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Summit shares best practices for training, licensing truck drivers

OTTAWA, Ont. -- Representatives from the trucking industry, Human Resources and Skills Development Canada, educatio...



OTTAWA, Ont. — Representatives from the trucking industry, Human Resources and Skills Development Canada, educational institutions, government ministries and insurance companies came together to discuss best practices for training and licensing truck drivers at Closing the Gap. The meeting, held in Toronto, began in 2005 to address the shortage of skilled truck drivers in Canada.

“Trucking has gained a lot out of ‘Closing the Gap,’” said Roy Craigen, chairman of the Canadian Trucking Human Resources Council (CTHRC), which coordinates the meetings. “CTHRC’s responsibility is to raise the standards of training in the trucking industry. This helps to make it possible.”

“Labour Market Agreements have recognized that provinces and territories are well positioned to design and deliver labour market training within their jurisdictions. Information gathered through the CTHRC and Closing the Gap has helped them to identify the related opportunities,” agreed CTHRC executive director Linda Gauthier.

“Overall what we’re seeing is an increasing knowledge content in the jobs,” said Francois Lamontagne of HRSDC, during a presentation at the summit. “[Technology such as] GPS and onboard computer systems are forcing drivers, forcing employers, forcing institutions to adapt training and skills development.”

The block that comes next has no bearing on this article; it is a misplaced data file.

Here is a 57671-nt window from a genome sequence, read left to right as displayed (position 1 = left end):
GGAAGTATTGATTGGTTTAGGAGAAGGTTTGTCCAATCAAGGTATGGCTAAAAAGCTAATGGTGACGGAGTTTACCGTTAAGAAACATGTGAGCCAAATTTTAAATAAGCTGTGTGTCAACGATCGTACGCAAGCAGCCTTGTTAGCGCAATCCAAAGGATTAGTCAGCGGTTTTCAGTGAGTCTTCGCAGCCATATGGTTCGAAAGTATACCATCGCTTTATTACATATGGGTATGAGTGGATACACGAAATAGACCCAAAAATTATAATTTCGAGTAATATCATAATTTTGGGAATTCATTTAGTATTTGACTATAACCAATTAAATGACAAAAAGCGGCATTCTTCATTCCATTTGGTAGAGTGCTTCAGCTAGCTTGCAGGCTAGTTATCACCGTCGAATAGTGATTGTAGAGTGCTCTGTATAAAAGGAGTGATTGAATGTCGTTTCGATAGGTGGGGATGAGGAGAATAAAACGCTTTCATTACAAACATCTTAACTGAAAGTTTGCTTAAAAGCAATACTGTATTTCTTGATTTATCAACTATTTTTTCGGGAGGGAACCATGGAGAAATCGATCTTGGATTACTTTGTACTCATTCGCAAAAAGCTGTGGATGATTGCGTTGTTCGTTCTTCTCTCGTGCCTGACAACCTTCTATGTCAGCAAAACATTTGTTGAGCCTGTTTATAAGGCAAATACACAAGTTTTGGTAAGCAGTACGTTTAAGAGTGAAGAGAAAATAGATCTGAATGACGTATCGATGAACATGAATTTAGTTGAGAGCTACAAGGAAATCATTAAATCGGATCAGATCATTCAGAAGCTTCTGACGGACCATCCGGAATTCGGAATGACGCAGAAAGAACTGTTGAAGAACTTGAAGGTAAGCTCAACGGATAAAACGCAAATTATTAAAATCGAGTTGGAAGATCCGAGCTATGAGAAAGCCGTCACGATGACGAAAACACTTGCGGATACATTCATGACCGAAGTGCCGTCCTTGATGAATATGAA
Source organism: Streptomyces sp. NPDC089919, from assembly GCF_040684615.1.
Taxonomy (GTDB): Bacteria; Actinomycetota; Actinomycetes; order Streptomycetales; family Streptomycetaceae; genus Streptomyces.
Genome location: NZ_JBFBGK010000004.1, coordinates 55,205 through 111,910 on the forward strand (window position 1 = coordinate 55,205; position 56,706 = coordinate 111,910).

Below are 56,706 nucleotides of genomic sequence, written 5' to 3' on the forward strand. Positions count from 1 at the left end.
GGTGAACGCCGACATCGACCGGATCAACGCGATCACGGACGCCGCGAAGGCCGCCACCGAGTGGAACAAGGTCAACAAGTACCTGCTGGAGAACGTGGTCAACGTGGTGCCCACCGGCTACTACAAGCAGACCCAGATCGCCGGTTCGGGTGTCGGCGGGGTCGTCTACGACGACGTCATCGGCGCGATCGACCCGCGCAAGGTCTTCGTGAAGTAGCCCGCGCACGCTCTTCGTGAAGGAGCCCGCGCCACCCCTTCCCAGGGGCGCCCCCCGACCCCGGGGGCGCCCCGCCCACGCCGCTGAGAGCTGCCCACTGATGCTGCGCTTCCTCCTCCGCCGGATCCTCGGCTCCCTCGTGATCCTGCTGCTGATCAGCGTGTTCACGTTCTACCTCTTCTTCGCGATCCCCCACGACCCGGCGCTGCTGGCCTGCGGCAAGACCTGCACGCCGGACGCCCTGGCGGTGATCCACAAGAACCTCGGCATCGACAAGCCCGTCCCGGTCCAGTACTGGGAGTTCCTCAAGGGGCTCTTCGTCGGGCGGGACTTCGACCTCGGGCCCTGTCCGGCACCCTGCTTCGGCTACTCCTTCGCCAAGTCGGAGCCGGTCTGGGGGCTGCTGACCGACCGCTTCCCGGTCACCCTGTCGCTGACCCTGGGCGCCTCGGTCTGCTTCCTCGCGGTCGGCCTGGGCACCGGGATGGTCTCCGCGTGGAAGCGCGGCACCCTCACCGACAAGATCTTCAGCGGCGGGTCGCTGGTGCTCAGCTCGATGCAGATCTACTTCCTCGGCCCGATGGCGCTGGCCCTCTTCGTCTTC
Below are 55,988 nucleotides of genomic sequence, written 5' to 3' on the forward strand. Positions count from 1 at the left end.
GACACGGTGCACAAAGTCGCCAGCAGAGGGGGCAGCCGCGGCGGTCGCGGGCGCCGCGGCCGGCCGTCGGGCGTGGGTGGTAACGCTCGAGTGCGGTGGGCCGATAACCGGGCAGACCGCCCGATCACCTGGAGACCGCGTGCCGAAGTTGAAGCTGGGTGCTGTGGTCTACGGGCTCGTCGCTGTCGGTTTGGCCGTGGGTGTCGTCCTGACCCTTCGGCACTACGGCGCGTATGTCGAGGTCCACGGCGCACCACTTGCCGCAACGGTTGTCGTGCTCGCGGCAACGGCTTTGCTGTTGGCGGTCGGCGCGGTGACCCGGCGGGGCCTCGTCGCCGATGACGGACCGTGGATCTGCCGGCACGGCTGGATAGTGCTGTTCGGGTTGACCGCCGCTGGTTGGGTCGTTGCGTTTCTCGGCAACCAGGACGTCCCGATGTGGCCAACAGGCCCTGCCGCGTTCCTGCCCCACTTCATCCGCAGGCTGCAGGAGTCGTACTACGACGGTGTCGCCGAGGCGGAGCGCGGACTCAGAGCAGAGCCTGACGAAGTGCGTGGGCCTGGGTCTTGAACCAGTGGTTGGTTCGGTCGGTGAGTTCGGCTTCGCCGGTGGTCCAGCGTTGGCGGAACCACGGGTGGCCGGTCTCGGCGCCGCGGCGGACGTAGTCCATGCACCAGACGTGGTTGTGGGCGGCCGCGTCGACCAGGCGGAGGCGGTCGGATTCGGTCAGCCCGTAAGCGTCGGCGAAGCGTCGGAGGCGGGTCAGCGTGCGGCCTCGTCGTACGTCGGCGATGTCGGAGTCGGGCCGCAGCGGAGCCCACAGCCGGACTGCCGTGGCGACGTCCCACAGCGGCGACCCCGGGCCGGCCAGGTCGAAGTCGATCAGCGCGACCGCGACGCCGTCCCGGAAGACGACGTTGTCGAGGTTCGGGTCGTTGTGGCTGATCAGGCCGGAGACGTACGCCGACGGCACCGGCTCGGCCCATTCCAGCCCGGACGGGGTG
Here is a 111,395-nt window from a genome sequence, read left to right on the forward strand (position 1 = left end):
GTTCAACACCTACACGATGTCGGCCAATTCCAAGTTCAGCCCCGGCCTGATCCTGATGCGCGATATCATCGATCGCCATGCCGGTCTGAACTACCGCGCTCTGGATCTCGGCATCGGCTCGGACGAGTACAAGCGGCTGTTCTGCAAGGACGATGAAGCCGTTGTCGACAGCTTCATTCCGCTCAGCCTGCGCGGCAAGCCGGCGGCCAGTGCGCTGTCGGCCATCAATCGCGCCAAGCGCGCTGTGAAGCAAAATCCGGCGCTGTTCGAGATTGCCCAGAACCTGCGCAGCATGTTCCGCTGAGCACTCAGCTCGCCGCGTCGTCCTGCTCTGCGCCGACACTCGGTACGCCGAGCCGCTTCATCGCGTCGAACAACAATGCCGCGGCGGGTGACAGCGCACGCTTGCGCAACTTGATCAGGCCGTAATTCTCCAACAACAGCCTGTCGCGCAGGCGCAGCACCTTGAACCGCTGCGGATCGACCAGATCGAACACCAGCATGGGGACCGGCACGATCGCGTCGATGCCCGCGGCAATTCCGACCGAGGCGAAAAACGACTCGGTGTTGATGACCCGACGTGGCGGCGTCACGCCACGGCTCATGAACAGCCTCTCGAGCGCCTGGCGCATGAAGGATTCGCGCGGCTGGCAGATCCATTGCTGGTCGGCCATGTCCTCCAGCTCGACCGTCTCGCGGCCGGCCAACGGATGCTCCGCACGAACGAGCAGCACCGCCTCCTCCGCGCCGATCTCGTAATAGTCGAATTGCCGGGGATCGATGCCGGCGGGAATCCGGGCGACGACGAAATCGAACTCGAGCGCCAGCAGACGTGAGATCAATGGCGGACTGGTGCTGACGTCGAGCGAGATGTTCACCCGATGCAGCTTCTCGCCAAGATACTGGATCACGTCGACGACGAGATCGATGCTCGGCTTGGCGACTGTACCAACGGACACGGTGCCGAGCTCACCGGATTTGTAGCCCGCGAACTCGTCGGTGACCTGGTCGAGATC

A number of provinces have tried different approaches to adapt to this new reality. For example, in Alberta, graduates from the Professional Driver Certificate Program at Red Deer College will soon receive a new Professional Driver Licence endorsement to their Class 1 from Alberta Transportation.

“We wanted to go to the post-secondary system because we wanted to raise the profile [of careers behind the wheel],” said Cliff Soper of the Transportation Training and Development Association. The approach is also cost-friendly, with tuition costing $3,200 compared to fees in the private sector that would approach $14,000.

In B.C., the British Columbia Trucking Associationis hoping to offer a series of HR workshops in the new year.

“All of us involved in the trucking industry recognize that licensing standard are the minimum standards of entry,” said Louise Yako of the BCTA, adding that the province could stand improvement with certain elements of its standards.

On the East Coast, Newfoundland-based DD Transport has partnered with other truck fleets to deliver CTHRC’s Earning Your Wheels entry-level driver training program through the College of the North Atlantic. The pilot project combines uniform training standards, on-the job experience and candidate screening, according to organizers.

The summit also heard from Manitoba Public Insurance, which has developed a program that includes an online aptitude assessment for candidates. Students who pass that screening process receive 244 hours of school-based training, three months of on-the-job training and six months of mentoring, according to sources, adding that the related tuition is covered as long as they work in the industry for two years.

“While road tests help to measure basic aptitude behind the wheel, they do little to identify the vocational skills that modern truckers need for successful careers,” said officials in a release. “This is why participants at an earlier Closing the Gap summit had concluded that training programs for truck drivers should meet National Occupational Standards to be eligible for government training funds.”


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